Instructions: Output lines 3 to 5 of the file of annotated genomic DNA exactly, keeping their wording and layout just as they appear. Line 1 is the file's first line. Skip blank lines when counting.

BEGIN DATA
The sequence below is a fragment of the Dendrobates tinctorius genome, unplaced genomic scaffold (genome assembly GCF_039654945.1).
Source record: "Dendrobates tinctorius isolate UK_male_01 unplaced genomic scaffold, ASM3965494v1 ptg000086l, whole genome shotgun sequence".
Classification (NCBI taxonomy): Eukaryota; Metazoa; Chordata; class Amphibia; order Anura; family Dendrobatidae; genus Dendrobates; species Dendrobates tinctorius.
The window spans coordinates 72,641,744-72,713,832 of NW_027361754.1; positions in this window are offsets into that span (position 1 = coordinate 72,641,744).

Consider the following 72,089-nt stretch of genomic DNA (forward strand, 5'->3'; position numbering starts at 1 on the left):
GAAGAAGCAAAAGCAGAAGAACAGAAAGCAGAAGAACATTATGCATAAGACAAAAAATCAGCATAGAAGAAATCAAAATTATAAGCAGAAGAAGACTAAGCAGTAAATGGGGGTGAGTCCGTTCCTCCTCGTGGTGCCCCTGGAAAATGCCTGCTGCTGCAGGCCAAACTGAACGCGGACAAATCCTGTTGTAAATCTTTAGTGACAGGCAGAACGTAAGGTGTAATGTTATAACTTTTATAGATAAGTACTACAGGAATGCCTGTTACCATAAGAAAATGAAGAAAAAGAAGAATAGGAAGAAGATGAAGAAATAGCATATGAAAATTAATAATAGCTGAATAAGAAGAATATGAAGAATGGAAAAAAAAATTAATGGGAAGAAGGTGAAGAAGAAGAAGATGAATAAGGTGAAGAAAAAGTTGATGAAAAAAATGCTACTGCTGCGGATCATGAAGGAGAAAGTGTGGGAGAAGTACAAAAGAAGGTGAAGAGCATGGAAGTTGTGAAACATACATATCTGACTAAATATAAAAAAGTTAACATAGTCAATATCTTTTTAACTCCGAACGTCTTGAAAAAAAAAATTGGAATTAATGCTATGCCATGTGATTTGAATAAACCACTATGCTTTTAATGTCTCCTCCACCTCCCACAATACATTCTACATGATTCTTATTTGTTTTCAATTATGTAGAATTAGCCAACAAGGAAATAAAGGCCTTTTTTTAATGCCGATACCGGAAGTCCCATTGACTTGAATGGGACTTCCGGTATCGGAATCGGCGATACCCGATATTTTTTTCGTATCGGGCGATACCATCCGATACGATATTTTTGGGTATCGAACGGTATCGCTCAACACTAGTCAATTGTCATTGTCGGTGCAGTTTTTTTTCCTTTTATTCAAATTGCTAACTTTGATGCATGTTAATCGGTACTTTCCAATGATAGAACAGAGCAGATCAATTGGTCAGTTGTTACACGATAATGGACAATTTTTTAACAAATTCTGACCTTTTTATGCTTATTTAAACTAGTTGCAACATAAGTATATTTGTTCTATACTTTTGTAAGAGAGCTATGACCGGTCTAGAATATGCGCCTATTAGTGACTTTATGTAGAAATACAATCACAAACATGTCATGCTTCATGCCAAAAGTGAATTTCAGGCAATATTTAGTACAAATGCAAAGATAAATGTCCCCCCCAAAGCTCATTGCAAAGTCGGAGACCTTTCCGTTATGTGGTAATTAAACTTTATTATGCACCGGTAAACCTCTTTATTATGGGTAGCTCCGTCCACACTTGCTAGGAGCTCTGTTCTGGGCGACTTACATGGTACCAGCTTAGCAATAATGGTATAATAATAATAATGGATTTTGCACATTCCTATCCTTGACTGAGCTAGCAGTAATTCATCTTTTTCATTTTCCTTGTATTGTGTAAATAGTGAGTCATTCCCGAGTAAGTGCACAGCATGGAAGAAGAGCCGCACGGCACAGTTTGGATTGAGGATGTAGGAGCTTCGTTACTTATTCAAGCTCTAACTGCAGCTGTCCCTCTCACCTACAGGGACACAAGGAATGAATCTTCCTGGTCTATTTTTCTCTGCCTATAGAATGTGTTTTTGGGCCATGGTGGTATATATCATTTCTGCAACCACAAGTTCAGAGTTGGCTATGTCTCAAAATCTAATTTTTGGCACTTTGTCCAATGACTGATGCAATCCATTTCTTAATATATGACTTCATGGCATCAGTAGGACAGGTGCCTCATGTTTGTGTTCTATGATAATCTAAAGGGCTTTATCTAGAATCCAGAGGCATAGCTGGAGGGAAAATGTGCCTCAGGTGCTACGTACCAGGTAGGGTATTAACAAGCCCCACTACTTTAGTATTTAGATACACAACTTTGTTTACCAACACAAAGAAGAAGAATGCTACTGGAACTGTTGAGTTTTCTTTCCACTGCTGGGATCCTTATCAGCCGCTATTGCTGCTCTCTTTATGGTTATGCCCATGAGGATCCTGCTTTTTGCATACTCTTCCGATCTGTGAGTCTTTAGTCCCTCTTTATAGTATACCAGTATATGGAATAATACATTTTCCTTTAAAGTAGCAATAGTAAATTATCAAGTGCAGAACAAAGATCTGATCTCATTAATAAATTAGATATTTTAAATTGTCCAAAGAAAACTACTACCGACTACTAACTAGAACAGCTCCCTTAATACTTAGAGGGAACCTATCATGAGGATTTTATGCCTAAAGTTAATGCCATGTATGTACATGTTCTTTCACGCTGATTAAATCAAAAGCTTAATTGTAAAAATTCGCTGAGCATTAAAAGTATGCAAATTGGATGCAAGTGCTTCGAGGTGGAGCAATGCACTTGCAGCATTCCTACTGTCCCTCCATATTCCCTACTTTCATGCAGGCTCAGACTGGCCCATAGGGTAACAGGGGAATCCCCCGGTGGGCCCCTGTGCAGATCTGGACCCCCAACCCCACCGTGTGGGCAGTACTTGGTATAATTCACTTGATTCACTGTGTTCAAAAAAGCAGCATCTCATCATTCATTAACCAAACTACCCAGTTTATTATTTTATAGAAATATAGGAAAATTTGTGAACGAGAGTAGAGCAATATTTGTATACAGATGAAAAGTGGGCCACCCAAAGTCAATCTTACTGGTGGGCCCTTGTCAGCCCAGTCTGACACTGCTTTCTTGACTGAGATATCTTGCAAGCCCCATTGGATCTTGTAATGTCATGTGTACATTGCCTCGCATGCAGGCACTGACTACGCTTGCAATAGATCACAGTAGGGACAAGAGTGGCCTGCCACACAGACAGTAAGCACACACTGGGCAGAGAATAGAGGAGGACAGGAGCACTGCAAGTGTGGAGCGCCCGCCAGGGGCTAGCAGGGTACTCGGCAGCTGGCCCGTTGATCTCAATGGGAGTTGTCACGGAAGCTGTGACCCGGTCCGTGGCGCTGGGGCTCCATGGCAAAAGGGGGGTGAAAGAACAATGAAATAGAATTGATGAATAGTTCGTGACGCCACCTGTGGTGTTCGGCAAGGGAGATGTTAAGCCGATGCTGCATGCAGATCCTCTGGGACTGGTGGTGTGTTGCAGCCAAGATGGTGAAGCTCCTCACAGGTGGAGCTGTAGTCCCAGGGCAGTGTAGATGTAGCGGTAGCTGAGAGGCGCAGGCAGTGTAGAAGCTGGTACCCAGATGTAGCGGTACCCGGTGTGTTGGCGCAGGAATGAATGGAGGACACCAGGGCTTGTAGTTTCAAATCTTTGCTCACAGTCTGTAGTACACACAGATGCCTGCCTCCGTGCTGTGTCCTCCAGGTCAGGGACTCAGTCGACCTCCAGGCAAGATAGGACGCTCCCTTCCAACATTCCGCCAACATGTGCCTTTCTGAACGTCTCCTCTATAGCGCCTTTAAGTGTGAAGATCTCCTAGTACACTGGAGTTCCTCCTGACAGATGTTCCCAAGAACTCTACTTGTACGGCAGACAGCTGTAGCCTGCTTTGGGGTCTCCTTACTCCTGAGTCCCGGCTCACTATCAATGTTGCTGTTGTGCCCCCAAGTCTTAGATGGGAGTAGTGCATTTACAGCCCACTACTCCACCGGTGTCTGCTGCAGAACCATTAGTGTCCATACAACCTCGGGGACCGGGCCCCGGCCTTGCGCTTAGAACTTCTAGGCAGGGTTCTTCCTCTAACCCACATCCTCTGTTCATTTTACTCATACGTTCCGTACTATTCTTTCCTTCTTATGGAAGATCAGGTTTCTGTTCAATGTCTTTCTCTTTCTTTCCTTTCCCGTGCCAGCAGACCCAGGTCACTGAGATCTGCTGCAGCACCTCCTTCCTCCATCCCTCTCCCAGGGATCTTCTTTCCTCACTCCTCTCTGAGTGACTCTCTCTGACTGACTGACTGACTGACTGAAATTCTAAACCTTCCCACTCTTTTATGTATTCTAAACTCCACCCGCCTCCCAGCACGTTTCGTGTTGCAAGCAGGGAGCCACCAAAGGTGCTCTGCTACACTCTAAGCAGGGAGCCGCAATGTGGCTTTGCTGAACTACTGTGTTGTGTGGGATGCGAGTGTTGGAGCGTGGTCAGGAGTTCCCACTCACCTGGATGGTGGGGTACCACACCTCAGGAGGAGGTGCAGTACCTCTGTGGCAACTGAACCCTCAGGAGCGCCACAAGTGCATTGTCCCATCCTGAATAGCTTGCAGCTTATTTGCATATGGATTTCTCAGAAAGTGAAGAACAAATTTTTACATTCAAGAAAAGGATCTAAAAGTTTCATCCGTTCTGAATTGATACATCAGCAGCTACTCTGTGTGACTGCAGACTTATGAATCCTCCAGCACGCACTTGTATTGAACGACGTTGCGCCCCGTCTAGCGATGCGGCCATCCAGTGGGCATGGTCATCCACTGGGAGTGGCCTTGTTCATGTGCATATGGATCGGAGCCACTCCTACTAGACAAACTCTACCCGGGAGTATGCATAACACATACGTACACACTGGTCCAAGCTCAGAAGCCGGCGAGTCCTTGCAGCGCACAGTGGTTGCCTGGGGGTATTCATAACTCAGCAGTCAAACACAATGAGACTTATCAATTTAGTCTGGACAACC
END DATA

Classification (NCBI taxonomy): Eukaryota; Metazoa; Chordata; class Amphibia; order Anura; family Dendrobatidae; genus Dendrobates; species Dendrobates tinctorius.
The window spans coordinates 72,641,744-72,713,832 of NW_027361754.1; positions in this window are offsets into that span (position 1 = coordinate 72,641,744).

Consider the following 72,089-nt stretch of genomic DNA (forward strand, 5'->3'; position numbering starts at 1 on the left):